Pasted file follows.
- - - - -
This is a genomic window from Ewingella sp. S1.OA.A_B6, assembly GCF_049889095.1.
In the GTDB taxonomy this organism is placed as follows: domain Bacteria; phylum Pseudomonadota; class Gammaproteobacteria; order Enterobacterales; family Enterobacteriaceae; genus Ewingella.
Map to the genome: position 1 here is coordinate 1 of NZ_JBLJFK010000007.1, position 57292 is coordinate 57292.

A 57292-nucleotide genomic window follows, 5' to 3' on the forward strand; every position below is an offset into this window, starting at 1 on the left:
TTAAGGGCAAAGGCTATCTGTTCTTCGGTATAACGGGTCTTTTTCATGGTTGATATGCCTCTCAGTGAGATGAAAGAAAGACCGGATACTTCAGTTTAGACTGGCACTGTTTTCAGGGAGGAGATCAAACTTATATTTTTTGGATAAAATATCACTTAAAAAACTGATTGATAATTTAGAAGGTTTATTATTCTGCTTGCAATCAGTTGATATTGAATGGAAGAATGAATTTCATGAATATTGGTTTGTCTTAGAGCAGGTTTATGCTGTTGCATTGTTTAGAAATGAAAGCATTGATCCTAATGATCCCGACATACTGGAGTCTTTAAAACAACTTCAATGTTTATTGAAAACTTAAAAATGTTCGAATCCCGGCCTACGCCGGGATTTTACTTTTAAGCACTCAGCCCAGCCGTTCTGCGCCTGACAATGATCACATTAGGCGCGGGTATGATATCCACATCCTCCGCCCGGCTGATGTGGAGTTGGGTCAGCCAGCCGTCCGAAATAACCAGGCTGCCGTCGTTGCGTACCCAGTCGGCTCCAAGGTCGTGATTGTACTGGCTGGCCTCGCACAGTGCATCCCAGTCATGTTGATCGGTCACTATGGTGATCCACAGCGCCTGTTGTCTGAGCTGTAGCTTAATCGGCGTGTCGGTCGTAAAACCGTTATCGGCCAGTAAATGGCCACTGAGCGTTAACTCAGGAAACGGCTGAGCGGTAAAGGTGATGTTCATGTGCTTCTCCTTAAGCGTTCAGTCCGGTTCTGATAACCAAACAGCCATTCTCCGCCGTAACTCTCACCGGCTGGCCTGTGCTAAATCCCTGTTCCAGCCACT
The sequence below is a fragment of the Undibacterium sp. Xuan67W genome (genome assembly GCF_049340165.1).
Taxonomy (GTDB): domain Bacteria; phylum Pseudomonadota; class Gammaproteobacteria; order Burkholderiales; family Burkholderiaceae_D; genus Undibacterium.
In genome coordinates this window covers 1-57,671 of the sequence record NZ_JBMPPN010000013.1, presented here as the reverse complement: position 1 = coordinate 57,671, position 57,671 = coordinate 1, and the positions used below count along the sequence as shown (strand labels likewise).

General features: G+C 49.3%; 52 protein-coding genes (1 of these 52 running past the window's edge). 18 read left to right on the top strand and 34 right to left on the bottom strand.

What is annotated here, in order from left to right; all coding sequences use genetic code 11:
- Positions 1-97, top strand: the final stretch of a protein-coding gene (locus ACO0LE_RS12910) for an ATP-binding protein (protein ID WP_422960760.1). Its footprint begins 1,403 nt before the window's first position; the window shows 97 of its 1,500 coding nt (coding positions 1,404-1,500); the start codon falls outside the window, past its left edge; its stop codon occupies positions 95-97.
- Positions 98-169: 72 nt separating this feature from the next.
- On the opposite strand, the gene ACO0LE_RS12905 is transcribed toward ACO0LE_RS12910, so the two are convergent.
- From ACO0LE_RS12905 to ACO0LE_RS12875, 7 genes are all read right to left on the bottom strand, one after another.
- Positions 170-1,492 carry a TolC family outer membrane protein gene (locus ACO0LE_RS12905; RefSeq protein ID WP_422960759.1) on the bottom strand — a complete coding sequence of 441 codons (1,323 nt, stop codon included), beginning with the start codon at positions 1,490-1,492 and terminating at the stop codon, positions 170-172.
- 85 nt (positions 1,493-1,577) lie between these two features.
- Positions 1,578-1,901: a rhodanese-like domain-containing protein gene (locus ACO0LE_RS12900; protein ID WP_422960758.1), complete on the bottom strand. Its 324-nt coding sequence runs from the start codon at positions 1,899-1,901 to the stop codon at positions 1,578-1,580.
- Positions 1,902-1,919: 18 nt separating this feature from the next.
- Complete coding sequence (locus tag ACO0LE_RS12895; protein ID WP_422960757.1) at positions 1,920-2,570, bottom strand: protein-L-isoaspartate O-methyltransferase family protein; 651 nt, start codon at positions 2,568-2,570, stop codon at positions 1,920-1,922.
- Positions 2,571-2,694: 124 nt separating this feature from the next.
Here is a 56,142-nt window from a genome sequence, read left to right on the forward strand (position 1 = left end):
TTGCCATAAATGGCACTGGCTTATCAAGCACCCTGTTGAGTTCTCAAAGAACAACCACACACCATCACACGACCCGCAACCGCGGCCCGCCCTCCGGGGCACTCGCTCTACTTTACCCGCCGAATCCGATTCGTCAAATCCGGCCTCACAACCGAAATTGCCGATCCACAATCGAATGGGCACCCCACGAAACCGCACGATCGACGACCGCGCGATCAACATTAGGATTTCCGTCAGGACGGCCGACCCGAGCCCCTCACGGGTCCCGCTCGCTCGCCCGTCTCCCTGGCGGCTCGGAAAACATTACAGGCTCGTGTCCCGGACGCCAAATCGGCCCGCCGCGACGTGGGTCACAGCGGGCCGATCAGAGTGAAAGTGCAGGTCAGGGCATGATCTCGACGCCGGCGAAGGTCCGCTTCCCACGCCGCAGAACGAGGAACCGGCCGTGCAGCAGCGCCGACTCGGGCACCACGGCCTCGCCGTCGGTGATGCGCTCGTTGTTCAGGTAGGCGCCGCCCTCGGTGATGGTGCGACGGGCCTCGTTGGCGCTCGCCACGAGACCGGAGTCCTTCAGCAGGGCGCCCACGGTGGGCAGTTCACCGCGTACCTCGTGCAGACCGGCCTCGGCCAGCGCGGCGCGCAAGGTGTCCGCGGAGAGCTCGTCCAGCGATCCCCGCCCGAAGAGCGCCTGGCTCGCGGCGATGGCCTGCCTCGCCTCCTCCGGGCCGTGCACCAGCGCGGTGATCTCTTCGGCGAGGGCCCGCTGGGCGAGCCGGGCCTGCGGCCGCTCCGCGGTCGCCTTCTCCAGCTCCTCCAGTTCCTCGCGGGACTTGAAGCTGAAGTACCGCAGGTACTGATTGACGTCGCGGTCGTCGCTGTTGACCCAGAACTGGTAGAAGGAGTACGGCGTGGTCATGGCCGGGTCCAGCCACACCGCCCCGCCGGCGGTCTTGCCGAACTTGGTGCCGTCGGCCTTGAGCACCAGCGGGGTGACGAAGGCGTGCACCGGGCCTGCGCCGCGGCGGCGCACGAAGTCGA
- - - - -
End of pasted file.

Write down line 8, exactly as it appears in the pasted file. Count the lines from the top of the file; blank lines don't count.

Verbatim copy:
In genome coordinates this window covers 1-57,671 of the sequence record NZ_JBMPPN010000013.1, presented here as the reverse complement: position 1 = coordinate 57,671, position 57,671 = coordinate 1, and the positions used below count along the sequence as shown (strand labels likewise).